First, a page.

"The entire nation is now making up for 20 years of under-investment in our nation's cyber security, in both the public and private sectors," assistant secretary Andy Ozment of the Department of Homeland Security told Congress.

The administration has been incrementally boosting IT spending for the federal government, from US$78.6 billion (S$107 billion) in 2013 to a suggested budget of US$86.3 billion for next year. For this year, the administration initially suggested cutting the budget by about 3 per cent before it was increased. Budget wrangling with Congress and a focus on cost-cutting add to the woes.

Although more money would help, officials also note problems such as bureaucratic hurdles in hiring, a challenging procurement process and bad budgeting - tens of millions of dollars have been wasted on software upgrades that went awry.

Democratic senator Tom Carper from Delaware told FT that two laws passed last year to give agency CIOs more authority over their IT budgets would help the agencies make "significant strides" in modernising cyber security.

"But Congress cannot rest on our laurels when it comes to cyber security - we have more work to do. Congress should promptly authorise and fund the latest generation in cyber defence technology to make future intrusions across our government less likely," he said.

Because of the outdated equipment often used by US agencies, modern cyber defence techniques do not work. These include taking a "zero trust" approach in which all users, applications and devices must be verified - now a common feature in software offered by firms such as VMware, Palo Alto Networks and Cisco.

Encryption is also not possible on older IT infrastructure, such as the legacy networks at OPM. Its cyber security was considered so poor that, in the week before the latest breach, its inspector-general recommended shutting down its networks and essentially rebooting. OPM declined.


Strong authentication requires more than a username and password, often involving a two-factor test using a log-in and security code or personal identity verification card. This is now a basic procedure at many companies and is frequently adopted by free online services such as Gmail. Some agencies - including the State Department, Labour Department and OPM - did not implement a two-factor test, while 15 out of 24 agencies failed to have at least half of their users in compliance, OMB said in February.

"This statistic is significant as major cyber incidents can often be tied to a lack of strong authentication implementation," OMB wrote in its annual report to Congress.

The layers of old technologies, far-flung operations and the need for 24/7 connectivity present a host of security challenges, say current and former officials. "We're trying to put a Band-Aid on a carotid artery that's been severed," said an inspector-general auditor who identified flaws at the agency he audits.

Many federal agencies do not even have a handle on the basics of their IT - as was illustrated by the DoE breach, where an employee deleted a data file rather than investigate the traffic produced by the hack. Government reviews found that many departments did not have a grasp of how many IT systems they operated.

Even the Department of Homeland Security was found to have spotty cyber defences in some

areas, especially at the Federal Emergency Management Agency, according to a December 2014 report by its inspector-general. Among other responsibilities, Homeland Security has oversight of immigration and background checks on foreign visitors. It is also the federal agency that is supposed to help other agencies better manage their cyber risks.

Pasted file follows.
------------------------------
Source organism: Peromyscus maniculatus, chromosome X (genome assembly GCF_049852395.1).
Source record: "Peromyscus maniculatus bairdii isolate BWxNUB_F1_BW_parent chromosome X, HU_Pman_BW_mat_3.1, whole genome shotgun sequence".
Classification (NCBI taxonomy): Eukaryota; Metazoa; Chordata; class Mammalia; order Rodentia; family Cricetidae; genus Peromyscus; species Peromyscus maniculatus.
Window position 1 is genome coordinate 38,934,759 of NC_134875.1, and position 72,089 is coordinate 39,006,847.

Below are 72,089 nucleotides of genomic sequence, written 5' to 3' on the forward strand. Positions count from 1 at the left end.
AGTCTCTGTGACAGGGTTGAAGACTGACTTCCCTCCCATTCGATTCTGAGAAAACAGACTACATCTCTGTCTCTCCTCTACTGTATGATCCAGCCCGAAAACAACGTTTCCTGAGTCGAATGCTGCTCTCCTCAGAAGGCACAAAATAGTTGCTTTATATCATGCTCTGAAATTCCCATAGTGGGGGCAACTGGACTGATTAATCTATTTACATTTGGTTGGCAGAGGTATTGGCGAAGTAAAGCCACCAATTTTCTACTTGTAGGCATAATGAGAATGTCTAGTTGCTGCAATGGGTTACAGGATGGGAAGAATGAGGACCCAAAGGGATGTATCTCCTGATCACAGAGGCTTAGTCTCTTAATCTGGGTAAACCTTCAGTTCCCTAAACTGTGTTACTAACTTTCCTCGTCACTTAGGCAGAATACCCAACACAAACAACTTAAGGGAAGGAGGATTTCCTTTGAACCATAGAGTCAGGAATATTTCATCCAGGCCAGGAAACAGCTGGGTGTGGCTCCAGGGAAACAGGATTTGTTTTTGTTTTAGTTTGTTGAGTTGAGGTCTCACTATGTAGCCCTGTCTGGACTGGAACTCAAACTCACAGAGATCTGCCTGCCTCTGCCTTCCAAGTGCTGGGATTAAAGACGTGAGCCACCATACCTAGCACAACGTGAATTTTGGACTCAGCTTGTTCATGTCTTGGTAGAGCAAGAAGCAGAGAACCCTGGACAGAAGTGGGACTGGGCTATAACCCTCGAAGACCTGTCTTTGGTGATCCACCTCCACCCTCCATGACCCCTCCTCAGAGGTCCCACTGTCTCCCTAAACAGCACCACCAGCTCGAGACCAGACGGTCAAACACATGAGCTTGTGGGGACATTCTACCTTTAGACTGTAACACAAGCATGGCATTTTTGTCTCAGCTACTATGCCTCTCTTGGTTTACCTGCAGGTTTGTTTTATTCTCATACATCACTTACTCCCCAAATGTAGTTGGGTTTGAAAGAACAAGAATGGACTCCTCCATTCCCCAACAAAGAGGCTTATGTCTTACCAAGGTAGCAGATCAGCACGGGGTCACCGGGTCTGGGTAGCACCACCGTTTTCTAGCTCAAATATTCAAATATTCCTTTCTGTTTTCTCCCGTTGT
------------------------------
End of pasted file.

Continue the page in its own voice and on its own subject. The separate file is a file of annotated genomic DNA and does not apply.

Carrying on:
US officials say China gained access to the background records of 21.5 million people, their contacts overseas, friends, financial information and work history during the second hack into OPM.

"It's an intelligence bonanza for the Chinese. Why there isn't more outrage tells me how far we are from fixing this problem," says Mr Mike Rogers, a former senator who, as chairman of the intelligence committee, was an advocate of improving cyber defences. "It would take a serious effort at each (agency) to get this right, to revamp the technology, and it takes money."

The US government, he says, has to be held accountable. "If you expose all of these people who have voluntarily filled out these forms and put their lives out there, you have some responsibility (to protect the data)," says Mr Rogers, who was among those whose information was exposed.


Six months before Peace's alleged hack, a unit within the DoE identified weaknesses in the compromised software. But the agency delayed spending US$4,200 for the new version, said the inspector-general, who estimated the breach cost it at least US$3.7 million in credit monitoring and lost productivity.

Some agencies do not have clear lines as to who is responsible for IT, which often means no one takes charge. And if improving cyber security interferes with the main job of an agency, the fixes often get put on the back burner.

The risks, and frustration over the lack of response to repeated warnings about security flaws, led State Department inspector-general Steven Linick to ask Congress for a proprietary network. Apart from information on diplomatic relations, the department has reams of data on visas and passports. "I would like to be completely separate from the department to ensure the integrity of our system," Mr Linick said this year.

Mr Robert Brese, who was in charge of DoE's IT system at the time of the Peace hacks, bemoans the fact that the US government's technology lags behind that of the private sector.

"The government in many places is still several years to a decade behind the best and brightest in the private sector, in terms of legacy modernisation and the building of secure, resilient systems," says Mr Brese, who left the agency last year. "I don't mean the Googles and Amazons, but longstanding companies like Ford."


A version of this article appeared in the print edition of The Sunday Times on July 19, 2015, with the headline 'Cyber insecurity'. Print Edition | Subscribe